“And he understands that you’re not going to be a champion overnight, as it takes time, and he’s willing to spend that time to be better. There are a lot of athletes out there that will dedicate themselves for a while but then they lose focus. Chris never seems to lose focus.”
Derrick exuded a presence in his high school days that Vandersteen said benefitted his teammates as well. In the fall of 2007, the Wildcats captured the team cross country title and Derrick won the individual race title. For his efforts, Derrick earned recognition as the inaugural winner of the 2007-08 Gatorade National Boys Cross Country Runner of the Year award.
“A lot of it was confidence,” Vandersteen said. “He instilled a confidence that I can’t describe. Our No. 2 guy that year, (senior Jimmy) Riddle, was the same way. Both (were) very, very confident athletes and I think that really helps.”
Derrick won the state title in ’07 by pacing the field with a 13:52 performance after finishing third in state the year before in 14:22. Neuqua Valley was ninth in the state in fall of ’06.
Running for fun turns serious
Parents Richard and Janet Derrick were just encouraged when their son wanted to run for fun as a freshman but could not have foreseen what was in the works in a soon-to-be-burgeoning athletic career. One instance illustrated both Derrick’s rising stardom and his humble and low-key, keep-things-hush-hush approach to his continued improvement.
“It’s a funny story but (Chris’) sophomore year,” Janet Derrick recalled, “he called me and I couldn’t make a race — it was like a dual meet, it was the first dual meet of the season—so I said, ‘Well, how’d you do?’ and he goes, ‘I won,’ and I said ‘Oh, you won the frosh-soph race?’ and he said ‘No, I ran varsity.’ ”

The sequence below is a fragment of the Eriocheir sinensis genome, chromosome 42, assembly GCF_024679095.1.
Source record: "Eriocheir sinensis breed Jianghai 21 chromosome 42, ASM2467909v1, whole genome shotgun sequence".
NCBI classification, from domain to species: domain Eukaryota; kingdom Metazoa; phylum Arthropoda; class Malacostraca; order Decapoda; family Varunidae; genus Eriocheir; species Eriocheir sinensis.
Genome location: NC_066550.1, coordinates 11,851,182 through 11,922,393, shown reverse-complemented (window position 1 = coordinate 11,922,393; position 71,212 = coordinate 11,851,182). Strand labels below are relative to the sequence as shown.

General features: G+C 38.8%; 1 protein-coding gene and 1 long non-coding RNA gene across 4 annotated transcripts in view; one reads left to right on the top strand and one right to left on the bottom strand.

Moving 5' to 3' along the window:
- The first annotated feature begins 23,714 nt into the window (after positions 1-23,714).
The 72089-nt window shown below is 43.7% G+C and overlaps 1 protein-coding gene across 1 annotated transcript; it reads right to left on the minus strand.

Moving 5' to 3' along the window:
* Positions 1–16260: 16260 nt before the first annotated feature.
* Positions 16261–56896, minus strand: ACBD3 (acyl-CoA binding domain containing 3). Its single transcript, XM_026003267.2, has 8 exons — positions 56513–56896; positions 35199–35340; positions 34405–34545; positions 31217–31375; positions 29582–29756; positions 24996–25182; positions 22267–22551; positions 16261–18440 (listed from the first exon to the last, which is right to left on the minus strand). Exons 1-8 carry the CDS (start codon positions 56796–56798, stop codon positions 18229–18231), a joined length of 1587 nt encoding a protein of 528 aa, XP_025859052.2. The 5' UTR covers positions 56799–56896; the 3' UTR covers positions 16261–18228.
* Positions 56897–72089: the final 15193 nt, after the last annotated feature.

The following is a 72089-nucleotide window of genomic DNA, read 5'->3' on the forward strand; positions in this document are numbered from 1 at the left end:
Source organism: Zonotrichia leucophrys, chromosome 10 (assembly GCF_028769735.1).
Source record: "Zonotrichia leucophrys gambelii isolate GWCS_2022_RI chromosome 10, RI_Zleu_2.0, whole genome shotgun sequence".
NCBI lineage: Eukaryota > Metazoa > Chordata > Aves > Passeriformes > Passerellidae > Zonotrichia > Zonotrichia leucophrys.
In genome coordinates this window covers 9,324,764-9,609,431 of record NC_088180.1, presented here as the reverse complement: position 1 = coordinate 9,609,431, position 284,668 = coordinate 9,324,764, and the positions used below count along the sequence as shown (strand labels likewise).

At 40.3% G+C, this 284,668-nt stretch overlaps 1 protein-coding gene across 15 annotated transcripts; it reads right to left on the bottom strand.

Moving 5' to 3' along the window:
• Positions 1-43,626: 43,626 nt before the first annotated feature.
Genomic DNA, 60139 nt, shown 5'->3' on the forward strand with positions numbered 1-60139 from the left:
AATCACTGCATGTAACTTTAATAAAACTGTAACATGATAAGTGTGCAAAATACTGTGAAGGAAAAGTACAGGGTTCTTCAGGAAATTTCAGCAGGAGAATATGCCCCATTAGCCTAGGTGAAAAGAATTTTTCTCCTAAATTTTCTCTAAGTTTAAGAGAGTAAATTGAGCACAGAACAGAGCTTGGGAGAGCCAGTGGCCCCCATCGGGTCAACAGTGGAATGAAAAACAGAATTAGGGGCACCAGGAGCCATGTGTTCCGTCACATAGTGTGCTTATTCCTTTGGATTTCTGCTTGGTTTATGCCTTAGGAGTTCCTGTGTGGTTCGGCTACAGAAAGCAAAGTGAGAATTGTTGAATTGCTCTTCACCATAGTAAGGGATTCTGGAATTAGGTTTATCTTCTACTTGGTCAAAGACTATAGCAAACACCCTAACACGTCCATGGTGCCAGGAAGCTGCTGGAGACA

She credits Vandersteen with taking his enthusiastic young pupil under his wing and helping develop his raw talent. Vandersteen would offer Derrick books on running and the enthusiastic student would digest all the information and apply it to his own experiences. Derrick soon became a student of the sport and speed reader.
“He coaches the team but he coaches each individual student just to an amazing degree, and we made sure Chris ate and slept and did that, but Vandersteen was the one who really got him to embrace the true elements of running,” Janet Derrick said.
Her son agreed.
“Obviously, he’s been a huge influence on me,” Chris Derrick said. “I mean, I don’t think I’d be running if it weren’t for him.”
In pursuit of Olympic spot
Despite his tendency to downplay all accomplishments and their assigned significance, Derrick admits he would love to succeed as a professional runner and eventually qualify for the U.S. Olympic team.
“I think it would just be a nice validation of hard work and the great coaching I’ve had,” he said. “It’s not like there’s a larger meaning to it. I think that it’s just a goal that I have and I think it would be a cool thing to accomplish. I think that everyone who gets into this sport wants to see if they can get it and see what goals they can reach personally to reach a higher level.”
A long way off, or if he decides to pursue a different career path, Derrick has options. He has been recognized for his achievements in the classroom as well as on the track, earning student-athlete honors for his academics.
An economics major with an interest in law, his future could hold room for more schooling.
“I’ve thought about possibly going to law school and I guess that’s one thing that I’d maybe do,” Derrick said. “I hope that I have a long running career and that that’s a long way away but that’s something that I’m keeping open.”